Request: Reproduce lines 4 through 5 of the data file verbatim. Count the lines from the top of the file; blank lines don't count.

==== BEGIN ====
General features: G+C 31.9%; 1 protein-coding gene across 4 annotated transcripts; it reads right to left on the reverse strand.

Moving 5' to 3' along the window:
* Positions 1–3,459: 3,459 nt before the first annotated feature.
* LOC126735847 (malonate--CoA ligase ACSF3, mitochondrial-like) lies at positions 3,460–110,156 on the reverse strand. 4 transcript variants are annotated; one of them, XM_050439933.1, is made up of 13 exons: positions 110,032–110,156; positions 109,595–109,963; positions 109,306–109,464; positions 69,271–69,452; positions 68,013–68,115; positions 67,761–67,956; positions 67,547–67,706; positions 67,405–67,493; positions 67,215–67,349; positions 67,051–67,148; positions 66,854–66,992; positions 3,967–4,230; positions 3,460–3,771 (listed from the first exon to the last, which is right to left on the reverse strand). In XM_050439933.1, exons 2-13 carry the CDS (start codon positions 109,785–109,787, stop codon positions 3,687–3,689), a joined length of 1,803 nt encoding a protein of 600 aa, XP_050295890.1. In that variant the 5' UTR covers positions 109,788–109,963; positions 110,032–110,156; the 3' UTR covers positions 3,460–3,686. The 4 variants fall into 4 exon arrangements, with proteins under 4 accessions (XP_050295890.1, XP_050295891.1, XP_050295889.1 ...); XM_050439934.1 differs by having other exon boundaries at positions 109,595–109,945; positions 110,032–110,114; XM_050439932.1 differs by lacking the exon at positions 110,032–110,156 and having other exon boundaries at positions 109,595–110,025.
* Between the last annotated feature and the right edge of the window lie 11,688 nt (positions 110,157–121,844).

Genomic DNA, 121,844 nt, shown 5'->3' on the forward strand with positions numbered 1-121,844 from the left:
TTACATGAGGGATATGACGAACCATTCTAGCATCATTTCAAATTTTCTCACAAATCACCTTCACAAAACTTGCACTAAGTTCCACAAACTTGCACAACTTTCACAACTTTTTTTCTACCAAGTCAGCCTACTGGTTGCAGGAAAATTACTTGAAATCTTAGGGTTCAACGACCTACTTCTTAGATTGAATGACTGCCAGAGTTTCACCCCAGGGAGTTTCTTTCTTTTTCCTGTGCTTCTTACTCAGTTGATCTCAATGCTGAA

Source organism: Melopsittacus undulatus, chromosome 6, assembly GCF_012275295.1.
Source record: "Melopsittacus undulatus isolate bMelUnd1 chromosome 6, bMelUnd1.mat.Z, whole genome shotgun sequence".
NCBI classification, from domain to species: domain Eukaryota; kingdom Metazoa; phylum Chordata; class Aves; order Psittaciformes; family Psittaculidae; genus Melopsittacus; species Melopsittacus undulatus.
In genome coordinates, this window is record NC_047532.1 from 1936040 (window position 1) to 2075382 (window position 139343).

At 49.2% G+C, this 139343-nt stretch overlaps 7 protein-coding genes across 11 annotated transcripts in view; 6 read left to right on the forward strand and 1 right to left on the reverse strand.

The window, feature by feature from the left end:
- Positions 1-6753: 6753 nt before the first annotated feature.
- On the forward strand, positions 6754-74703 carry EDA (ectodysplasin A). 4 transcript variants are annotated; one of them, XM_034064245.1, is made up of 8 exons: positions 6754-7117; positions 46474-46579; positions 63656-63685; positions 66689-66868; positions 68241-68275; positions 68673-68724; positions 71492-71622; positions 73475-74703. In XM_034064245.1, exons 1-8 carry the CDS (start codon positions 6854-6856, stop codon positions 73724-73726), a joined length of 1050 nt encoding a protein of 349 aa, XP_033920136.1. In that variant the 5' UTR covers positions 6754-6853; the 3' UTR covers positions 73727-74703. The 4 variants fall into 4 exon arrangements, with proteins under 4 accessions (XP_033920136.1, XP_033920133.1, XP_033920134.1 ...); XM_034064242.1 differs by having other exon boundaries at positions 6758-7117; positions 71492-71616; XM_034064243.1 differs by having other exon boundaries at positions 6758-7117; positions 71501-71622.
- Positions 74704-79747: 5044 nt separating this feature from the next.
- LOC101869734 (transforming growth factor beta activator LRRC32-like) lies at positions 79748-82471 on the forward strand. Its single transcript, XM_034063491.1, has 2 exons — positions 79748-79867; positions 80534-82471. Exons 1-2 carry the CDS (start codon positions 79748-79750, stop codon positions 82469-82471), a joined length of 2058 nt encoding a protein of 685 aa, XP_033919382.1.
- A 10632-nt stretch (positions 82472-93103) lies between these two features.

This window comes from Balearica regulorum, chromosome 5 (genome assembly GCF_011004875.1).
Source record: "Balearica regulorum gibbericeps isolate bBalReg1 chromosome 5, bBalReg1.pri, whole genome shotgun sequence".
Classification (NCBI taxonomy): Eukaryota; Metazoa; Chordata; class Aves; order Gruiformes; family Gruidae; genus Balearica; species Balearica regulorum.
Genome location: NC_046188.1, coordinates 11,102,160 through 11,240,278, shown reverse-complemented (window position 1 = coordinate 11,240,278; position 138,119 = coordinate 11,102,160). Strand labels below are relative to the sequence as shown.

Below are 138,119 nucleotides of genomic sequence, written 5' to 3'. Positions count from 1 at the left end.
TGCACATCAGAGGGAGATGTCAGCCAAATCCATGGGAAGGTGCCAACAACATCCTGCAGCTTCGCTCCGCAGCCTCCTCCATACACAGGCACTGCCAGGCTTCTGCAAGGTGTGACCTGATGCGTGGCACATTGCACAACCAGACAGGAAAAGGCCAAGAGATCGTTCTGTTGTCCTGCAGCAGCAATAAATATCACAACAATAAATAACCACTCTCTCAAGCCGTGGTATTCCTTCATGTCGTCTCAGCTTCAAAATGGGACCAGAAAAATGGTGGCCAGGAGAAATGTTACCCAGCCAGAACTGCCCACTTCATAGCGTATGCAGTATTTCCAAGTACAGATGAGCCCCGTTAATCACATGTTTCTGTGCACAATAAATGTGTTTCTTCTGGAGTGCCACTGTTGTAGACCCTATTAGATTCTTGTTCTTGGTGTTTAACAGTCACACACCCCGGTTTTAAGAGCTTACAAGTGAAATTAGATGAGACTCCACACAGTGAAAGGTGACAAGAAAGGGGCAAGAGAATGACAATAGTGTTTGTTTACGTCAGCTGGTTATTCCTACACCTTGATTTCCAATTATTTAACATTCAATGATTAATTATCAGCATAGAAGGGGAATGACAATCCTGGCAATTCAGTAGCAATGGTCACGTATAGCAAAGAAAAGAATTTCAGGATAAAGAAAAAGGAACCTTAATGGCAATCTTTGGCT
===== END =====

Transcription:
* LOC126735847 (malonate--CoA ligase ACSF3, mitochondrial-like) lies at positions 3,460–110,156 on the reverse strand. 4 transcript variants are annotated; one of them, XM_050439933.1, is made up of 13 exons: positions 110,032–110,156; positions 109,595–109,963; positions 109,306–109,464; positions 69,271–69,452; positions 68,013–68,115; positions 67,761–67,956; positions 67,547–67,706; positions 67,405–67,493; positions 67,215–67,349; positions 67,051–67,148; positions 66,854–66,992; positions 3,967–4,230; positions 3,460–3,771 (listed from the first exon to the last, which is right to left on the reverse strand). In XM_050439933.1, exons 2-13 carry the CDS (start codon positions 109,785–109,787, stop codon positions 3,687–3,689), a joined length of 1,803 nt encoding a protein of 600 aa, XP_050295890.1. In that variant the 5' UTR covers positions 109,788–109,963; positions 110,032–110,156; the 3' UTR covers positions 3,460–3,686. The 4 variants fall into 4 exon arrangements, with proteins under 4 accessions (XP_050295890.1, XP_050295891.1, XP_050295889.1 ...); XM_050439934.1 differs by having other exon boundaries at positions 109,595–109,945; positions 110,032–110,114; XM_050439932.1 differs by lacking the exon at positions 110,032–110,156 and having other exon boundaries at positions 109,595–110,025.
* Between the last annotated feature and the right edge of the window lie 11,688 nt (positions 110,157–121,844).